Advantages of an Octagon Home
The Tower of the Winds in Athens, constructed around 300 BCE, is the oldest standing building shaped like an octagon. Over the centuries, architects often incorporated the octagonal shape into religious structures such as monasteries and temples. In the U.S.
, historical octagon homes such as the Loren Andrus House in Washington Township, Michigan, have been preserved as museums. Modern architects may now spark a revival in the form, thanks to design packages that take full advantage of the efficiencies inherent in octagon homes.
The Legacy of Octagon Homes
Orson Squire Fowler touted the idea of octagon houses in the mid-19th century. Before long they sprang up in towns all over the United States. The trend did not continue for long, but some lovely examples of the style have survived into modern times. Fowler's book "The Octagon House: A Home For All, or A New, Cheap, Convenient, and Superior Mode of Building" was published in 1848. Today a number of architectural firms sell plans and ready materials to construct octagon houses.
Construction and Energy
According to Orson Fowler, an octagon house was cheaper to build. Its shape consumed less exterior space and therefore required fewer construction materials. The space was less expensive to heat in winter because rooms opened into one another around central foyers. The house was easier to cool because the windows provided cross ventilation.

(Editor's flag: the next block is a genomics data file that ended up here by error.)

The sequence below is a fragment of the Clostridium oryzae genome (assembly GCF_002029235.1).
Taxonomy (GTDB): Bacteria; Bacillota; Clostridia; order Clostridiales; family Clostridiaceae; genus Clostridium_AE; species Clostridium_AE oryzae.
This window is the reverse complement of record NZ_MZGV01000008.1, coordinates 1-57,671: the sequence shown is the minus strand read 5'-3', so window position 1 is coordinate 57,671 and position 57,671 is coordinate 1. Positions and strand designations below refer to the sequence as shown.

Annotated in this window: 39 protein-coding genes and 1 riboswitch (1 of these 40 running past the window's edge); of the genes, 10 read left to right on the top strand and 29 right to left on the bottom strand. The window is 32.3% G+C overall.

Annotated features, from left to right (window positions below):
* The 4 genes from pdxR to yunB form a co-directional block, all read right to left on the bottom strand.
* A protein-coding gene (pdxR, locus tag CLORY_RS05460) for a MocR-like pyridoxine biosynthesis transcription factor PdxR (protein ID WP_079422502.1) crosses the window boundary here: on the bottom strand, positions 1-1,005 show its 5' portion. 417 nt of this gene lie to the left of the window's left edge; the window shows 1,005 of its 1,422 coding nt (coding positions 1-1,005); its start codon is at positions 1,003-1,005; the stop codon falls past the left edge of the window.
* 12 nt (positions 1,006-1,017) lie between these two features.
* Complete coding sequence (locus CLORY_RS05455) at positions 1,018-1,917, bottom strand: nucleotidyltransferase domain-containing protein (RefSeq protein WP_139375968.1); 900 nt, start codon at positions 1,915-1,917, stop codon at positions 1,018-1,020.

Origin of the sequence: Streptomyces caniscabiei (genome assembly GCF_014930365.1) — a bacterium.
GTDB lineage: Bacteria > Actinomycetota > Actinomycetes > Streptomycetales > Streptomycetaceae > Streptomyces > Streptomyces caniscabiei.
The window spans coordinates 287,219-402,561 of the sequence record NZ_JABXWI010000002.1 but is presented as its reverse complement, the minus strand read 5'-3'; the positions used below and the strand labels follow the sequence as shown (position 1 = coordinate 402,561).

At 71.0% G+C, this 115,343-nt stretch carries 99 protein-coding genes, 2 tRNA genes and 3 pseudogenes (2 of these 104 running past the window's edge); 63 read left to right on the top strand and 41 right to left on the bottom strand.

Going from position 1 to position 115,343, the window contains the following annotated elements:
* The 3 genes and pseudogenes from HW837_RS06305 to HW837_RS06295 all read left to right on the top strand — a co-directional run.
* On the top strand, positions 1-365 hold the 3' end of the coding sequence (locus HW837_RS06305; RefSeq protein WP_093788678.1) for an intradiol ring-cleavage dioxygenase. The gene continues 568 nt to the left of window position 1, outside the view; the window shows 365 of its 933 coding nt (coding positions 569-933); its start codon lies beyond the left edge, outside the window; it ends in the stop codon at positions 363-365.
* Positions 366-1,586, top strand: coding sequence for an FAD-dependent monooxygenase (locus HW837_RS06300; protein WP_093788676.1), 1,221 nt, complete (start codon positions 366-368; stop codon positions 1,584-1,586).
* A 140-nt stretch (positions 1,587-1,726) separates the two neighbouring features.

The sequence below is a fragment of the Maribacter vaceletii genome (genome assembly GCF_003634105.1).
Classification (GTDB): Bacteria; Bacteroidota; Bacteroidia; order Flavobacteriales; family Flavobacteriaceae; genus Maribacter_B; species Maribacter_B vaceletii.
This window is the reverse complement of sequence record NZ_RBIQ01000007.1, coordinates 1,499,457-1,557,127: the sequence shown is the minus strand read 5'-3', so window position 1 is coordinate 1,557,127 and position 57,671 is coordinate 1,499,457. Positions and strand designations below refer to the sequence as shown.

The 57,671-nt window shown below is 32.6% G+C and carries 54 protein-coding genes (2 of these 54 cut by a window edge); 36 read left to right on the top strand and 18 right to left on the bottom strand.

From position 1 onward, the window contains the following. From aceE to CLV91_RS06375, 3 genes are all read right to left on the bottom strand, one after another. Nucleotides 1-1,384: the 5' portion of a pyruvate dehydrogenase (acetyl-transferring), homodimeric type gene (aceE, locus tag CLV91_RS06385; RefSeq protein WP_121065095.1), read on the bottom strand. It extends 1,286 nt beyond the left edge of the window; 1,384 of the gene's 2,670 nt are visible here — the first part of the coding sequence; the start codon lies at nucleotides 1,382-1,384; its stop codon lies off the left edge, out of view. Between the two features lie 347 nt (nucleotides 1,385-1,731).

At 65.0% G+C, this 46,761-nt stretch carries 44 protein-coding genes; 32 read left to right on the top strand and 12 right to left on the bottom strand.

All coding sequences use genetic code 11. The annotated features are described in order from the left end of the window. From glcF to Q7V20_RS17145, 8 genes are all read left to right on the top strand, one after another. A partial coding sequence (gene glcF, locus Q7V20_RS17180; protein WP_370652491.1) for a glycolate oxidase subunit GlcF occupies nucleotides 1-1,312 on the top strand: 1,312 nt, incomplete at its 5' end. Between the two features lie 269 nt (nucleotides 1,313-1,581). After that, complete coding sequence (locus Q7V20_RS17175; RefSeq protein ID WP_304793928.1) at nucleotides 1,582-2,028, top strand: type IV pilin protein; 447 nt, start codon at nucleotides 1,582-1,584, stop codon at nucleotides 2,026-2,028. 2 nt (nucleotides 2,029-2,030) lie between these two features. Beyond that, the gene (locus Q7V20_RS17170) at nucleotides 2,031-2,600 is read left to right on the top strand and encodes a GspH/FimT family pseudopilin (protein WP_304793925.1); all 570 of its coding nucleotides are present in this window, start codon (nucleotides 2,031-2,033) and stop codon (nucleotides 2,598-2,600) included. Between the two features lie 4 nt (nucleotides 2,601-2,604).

More Interior Space
One advantage of an octagonal design is that it provides about 20 percent more indoor space than a square building that has the same perimeter, because an octagon encloses more space than a square. The interior space also has fewer space-wasting corners. Early octagonal homes were often built without hallways, relying instead on a central foyer for access to interior rooms. This increased the usable space within the octagon.
Designers can assign any type of facade to an octagonal home, from brick and stucco to rustic redwood or modern glass. Windows can look out from every side and level. Designers of late 19th-century houses often built porches wrapping around the octagon or made use of spiral staircases. Octagonal houses offer more options for where to locate the house on a property.